Graduate Thesis Or Dissertation

 

Ecology of populations of Van Dyke's salamanders in the Cascade Range of Washington State Public Deposited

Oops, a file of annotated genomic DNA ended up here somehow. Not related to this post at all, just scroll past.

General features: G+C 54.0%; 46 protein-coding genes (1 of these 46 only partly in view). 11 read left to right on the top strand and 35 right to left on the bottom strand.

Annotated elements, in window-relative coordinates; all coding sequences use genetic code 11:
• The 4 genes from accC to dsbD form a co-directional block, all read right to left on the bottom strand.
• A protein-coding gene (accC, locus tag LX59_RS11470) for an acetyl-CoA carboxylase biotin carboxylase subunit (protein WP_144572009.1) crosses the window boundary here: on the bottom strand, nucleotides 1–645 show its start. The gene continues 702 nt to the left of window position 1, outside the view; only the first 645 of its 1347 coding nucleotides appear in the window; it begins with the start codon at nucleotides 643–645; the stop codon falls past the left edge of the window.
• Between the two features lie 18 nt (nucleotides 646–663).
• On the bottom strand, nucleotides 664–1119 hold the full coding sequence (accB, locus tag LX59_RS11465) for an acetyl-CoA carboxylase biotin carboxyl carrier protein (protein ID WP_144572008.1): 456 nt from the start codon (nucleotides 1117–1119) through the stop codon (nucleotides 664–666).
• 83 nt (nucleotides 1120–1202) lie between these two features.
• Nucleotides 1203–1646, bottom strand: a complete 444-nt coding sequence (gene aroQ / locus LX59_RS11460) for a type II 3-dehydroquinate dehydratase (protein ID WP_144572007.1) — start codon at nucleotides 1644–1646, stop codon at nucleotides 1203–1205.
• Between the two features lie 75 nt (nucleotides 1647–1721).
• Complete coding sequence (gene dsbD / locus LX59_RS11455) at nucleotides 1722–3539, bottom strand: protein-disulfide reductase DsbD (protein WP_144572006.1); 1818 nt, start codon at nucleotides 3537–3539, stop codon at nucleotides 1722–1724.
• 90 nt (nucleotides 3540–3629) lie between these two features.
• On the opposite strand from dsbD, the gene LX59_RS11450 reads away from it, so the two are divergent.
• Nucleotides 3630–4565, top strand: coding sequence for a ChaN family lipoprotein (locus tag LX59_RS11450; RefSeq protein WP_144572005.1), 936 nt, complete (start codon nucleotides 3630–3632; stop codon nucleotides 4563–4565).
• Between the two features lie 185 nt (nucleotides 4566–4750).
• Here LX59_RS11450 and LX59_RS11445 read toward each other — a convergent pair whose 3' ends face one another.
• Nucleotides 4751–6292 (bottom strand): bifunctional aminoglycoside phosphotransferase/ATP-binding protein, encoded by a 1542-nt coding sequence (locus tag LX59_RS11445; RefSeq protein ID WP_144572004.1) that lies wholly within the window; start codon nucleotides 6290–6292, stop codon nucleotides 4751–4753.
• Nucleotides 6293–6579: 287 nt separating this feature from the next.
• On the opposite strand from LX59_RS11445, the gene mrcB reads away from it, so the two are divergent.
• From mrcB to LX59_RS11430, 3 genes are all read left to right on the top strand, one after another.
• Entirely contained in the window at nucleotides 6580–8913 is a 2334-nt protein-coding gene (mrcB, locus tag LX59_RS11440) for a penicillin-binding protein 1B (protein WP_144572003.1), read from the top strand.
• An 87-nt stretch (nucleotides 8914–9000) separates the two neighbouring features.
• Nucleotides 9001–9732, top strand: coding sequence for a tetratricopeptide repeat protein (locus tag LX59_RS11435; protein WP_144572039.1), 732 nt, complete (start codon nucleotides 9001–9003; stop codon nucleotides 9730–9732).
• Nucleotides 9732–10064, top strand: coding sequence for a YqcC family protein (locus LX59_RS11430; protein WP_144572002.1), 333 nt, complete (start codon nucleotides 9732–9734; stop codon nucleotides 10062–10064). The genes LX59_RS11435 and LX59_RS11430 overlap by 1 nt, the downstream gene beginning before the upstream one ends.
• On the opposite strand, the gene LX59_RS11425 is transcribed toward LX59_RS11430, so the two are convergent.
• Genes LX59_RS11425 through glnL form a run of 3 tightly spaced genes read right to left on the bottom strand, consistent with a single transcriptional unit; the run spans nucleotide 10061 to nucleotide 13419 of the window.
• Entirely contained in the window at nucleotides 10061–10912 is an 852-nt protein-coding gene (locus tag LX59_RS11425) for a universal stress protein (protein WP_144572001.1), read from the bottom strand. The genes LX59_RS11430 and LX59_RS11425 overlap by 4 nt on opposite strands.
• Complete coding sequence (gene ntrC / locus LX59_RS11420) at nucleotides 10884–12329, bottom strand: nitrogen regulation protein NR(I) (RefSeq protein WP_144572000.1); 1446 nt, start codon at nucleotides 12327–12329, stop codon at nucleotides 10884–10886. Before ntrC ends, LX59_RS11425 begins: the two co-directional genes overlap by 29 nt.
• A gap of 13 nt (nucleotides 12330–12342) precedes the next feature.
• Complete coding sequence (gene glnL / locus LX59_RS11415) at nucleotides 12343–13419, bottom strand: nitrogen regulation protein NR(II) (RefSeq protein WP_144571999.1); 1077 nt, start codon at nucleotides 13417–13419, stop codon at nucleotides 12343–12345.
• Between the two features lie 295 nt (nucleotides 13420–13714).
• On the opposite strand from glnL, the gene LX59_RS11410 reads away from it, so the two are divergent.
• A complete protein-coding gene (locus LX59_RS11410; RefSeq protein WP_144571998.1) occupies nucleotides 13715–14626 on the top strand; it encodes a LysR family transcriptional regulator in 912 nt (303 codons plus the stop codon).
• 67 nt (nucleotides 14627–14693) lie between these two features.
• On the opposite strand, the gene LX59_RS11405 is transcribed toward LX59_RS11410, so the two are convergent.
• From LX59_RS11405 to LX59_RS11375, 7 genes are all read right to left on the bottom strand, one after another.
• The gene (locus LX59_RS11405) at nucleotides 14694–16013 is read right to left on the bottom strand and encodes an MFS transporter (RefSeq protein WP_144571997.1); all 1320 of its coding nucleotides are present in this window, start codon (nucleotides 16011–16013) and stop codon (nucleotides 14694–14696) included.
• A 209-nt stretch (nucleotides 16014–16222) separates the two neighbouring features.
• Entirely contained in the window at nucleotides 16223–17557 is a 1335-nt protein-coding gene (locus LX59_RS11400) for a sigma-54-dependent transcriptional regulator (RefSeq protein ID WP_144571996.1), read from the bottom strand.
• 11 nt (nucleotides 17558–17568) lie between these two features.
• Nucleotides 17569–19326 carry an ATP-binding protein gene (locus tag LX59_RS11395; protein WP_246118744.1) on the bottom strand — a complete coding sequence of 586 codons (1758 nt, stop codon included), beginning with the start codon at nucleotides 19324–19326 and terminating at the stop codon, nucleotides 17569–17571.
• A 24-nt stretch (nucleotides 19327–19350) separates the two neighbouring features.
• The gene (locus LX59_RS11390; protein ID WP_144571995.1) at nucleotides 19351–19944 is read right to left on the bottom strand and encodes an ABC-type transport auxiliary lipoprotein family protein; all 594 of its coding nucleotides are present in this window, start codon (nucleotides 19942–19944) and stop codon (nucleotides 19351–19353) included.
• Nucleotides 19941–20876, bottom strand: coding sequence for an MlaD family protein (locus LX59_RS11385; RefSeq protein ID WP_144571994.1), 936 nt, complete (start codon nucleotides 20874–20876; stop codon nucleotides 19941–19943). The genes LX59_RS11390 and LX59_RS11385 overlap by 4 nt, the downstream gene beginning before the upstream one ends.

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  • The Van Dyke's salamander (Plethodon vandyke,) is a rare species endemic to Washington State. It has been found in cool moist microhabitats along streams, splash zones of waterfalls, and headwater seeps. We explored the association of the Van Dyke's salamander with hydrologic condition, geomorphology, disturbance characteristics, and vegetation structure in first- and second-order streams, and headwater seeps in the Cascade Range of Washington. We conducted salamander surveys and measured habitat characteristics at 50 streams and 40 seeps May-October 2000-2002. We described Van Dyke's salamander occurrence in stream and seep sites at three spatial scales: between sites, within sites, and between microhabitat sites. Using presence and absence as the response, we fit logistic regression models predicting Van Dyke's salamander occurrence. To identify the model that best fit the data, we ranked a priori models using Bayesian Information Criterion (BIC). Results were consistent for both stream and seep sites, at all three spatial scales. Best approximating models indicated that Van Dyke's salamander occurrence at sites was related to geological and hydrological habitat characteristics that provided hydnc and thermal stability. The probability of Van Dyke's salamander occurrence along streams was associated with habitat characteristics that protected salamanders from exposure, provided a source cover, and stream habitat types providing splash zone areas. Between streams, Van Dyke's salamander occurrence was positively associated with the proportion of valley walls with canopy cover <5%, the proportion of the stream channel dominated by bedrock, boulder, or soil substrates, and additional stream channels entering the main channel. Within streams, the probability of Van Dyke's salamander occurrence increased with the presence of non-forested areas, the presence of bedrock dominated stream habitat types, and the presence of vertical or V-shaped valley wall morphology. Between microhabitat sites, the probability of Van Dyke's salamander occurrence increased with an absence of trees, the presence of seeps, and the presence of small cobble sized substrates. The probability of Van Dyke's salamander occurrence in seeps was associated with habitat characteristics that protected salamanders within the larger landscape, provided a moisture gradient from dry to saturated, and the presence of cover objects. Between seeps, Van Dyke's salamander occurrence was positively associated with seep faces having a dry and sheeting hydrology, and with seep faces >5 m high. Within seeps, the probability of Van Dyke's salamander occurrence was negatively associated with seeps that had proportionately more point measures of total overhead cover that were >25%. Between microhabitat sites, the probability of Van Dyke's salamander occurrence was positively associated with an increase in the percent cover of small cobble, small gravel, and bedrock substrates. We conducted mark-recapture surveys of the Van Dyke's salamander at two high-gradient stream sites located within the Cascade Range of Washington State, June-November 2002. Sites known to support populations of the Van Dyke's salamander were chosen, and were ecologically different. One site, lacking significant overstory and located within the blast zone created by the 1980 eruption of Mount St. Helens, was surveyed 10 times. The other site, located in an old-growth coniferous stand, was surveyed 11 times. Abundance of salamanders at the blast zone site was estimated to be 458 (95% Cl: 306-739). Abundance of salamanders at the old-growth site was estimated to be 100 individuals (95% Cl: 61-209). Capture probabilities were extremely low (5 = <0.10) for all trapping occasions at both sites, with an average capture probability for the two sites of 0.038 (range = 0.02-0.09). Analysis of movement patterns suggested that most individual salamanders had home ranges <2 m, at least when moving on or near the surface. Individuals were recaptured under the same cover object as initial capture 36% of the time, and 89% of the recaptured individuals moved <2 m. Our results indicated that populations of the Van Dyke's salamander were rare on the landscape, even within the species documented range. Van Dyke's salamander occurrence was associated with geological and hydrological habitat characteristics that created microhabitats favorable for a species that is especially sensitive to heat and drying due to physiological constraints. Animals were difficult to detect due to fossorial habits and low capture probabilities, and it is likely that the Van Dyke's salamander was not detected even at sites where it existed. Life history characteristics, such as lunglessness and fossorial habits, low capture probabilities, and low abundances make it difficult to manage for and protect the Van Dyke's salamander. However, habitat associations may be used to identify and protect habitats suitable for Van Dyke's salamander occurrence.
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